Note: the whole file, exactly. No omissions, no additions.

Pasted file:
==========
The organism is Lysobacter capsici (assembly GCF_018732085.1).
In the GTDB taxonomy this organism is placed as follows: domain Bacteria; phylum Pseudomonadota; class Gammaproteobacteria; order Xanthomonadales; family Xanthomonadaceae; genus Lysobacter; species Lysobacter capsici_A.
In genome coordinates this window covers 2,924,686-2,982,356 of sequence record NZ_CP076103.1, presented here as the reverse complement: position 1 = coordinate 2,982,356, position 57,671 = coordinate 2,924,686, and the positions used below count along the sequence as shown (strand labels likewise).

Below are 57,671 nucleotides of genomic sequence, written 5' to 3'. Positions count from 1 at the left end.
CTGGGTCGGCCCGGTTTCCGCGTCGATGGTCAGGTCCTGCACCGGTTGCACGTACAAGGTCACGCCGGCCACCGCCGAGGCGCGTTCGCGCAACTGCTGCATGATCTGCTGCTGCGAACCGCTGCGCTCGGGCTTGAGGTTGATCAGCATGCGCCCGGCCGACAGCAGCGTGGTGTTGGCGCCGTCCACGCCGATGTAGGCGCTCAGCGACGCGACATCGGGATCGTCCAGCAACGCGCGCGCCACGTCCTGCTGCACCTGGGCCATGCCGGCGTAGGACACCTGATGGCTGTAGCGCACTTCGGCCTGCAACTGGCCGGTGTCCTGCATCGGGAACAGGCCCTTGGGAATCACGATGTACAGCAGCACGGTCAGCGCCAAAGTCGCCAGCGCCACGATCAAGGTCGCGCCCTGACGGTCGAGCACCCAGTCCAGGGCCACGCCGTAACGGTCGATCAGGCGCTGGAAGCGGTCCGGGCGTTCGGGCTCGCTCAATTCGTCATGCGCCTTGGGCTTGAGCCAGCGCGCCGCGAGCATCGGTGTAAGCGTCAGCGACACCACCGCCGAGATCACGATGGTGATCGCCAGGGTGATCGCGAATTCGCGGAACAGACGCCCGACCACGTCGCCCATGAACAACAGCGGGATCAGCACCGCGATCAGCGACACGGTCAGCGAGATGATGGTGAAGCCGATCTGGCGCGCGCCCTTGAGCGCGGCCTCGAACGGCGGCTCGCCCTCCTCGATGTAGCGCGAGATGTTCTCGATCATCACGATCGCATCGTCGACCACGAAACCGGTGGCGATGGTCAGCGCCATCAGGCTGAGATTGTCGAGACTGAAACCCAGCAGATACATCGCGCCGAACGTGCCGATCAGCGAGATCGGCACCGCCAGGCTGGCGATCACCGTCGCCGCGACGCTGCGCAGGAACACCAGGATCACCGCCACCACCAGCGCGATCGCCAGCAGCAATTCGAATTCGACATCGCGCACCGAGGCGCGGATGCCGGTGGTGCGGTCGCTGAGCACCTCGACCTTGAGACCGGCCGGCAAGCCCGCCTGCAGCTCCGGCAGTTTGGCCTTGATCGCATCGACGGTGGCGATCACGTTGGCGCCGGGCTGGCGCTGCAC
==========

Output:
The organism is Lysobacter capsici (assembly GCF_018732085.1).
In the GTDB taxonomy this organism is placed as follows: domain Bacteria; phylum Pseudomonadota; class Gammaproteobacteria; order Xanthomonadales; family Xanthomonadaceae; genus Lysobacter; species Lysobacter capsici_A.
In genome coordinates this window covers 2,924,686-2,982,356 of sequence record NZ_CP076103.1, presented here as the reverse complement: position 1 = coordinate 2,982,356, position 57,671 = coordinate 2,924,686, and the positions used below count along the sequence as shown (strand labels likewise).

Below are 57,671 nucleotides of genomic sequence, written 5' to 3'. Positions count from 1 at the left end.
CTGGGTCGGCCCGGTTTCCGCGTCGATGGTCAGGTCCTGCACCGGTTGCACGTACAAGGTCACGCCGGCCACCGCCGAGGCGCGTTCGCGCAACTGCTGCATGATCTGCTGCTGCGAACCGCTGCGCTCGGGCTTGAGGTTGATCAGCATGCGCCCGGCCGACAGCAGCGTGGTGTTGGCGCCGTCCACGCCGATGTAGGCGCTCAGCGACGCGACATCGGGATCGTCCAGCAACGCGCGCGCCACGTCCTGCTGCACCTGGGCCATGCCGGCGTAGGACACCTGATGGCTGTAGCGCACTTCGGCCTGCAACTGGCCGGTGTCCTGCATCGGGAACAGGCCCTTGGGAATCACGATGTACAGCAGCACGGTCAGCGCCAAAGTCGCCAGCGCCACGATCAAGGTCGCGCCCTGACGGTCGAGCACCCAGTCCAGGGCCACGCCGTAACGGTCGATCAGGCGCTGGAAGCGGTCCGGGCGTTCGGGCTCGCTCAATTCGTCATGCGCCTTGGGCTTGAGCCAGCGCGCCGCGAGCATCGGTGTAAGCGTCAGCGACACCACCGCCGAGATCACGATGGTGATCGCCAGGGTGATCGCGAATTCGCGGAACAGACGCCCGACCACGTCGCCCATGAACAACAGCGGGATCAGCACCGCGATCAGCGACACGGTCAGCGAGATGATGGTGAAGCCGATCTGGCGCGCGCCCTTGAGCGCGGCCTCGAACGGCGGCTCGCCCTCCTCGATGTAGCGCGAGATGTTCTCGATCATCACGATCGCATCGTCGACCACGAAACCGGTGGCGATGGTCAGCGCCATCAGGCTGAGATTGTCGAGACTGAAACCCAGCAGATACATCGCGCCGAACGTGCCGATCAGCGAGATCGGCACCGCCAGGCTGGCGATCACCGTCGCCGCGACGCTGCGCAGGAACACCAGGATCACCGCCACCACCAGCGCGATCGCCAGCAGCAATTCGAATTCGACATCGCGCACCGAGGCGCGGATGCCGGTGGTGCGGTCGCTGAGCACCTCGACCTTGAGACCGGCCGGCAAGCCCGCCTGCAGCTCCGGCAGTTTGGCCTTGATCGCATCGACGGTGGCGATCACGTTGGCGCCGGGCTGGCGCTGCAC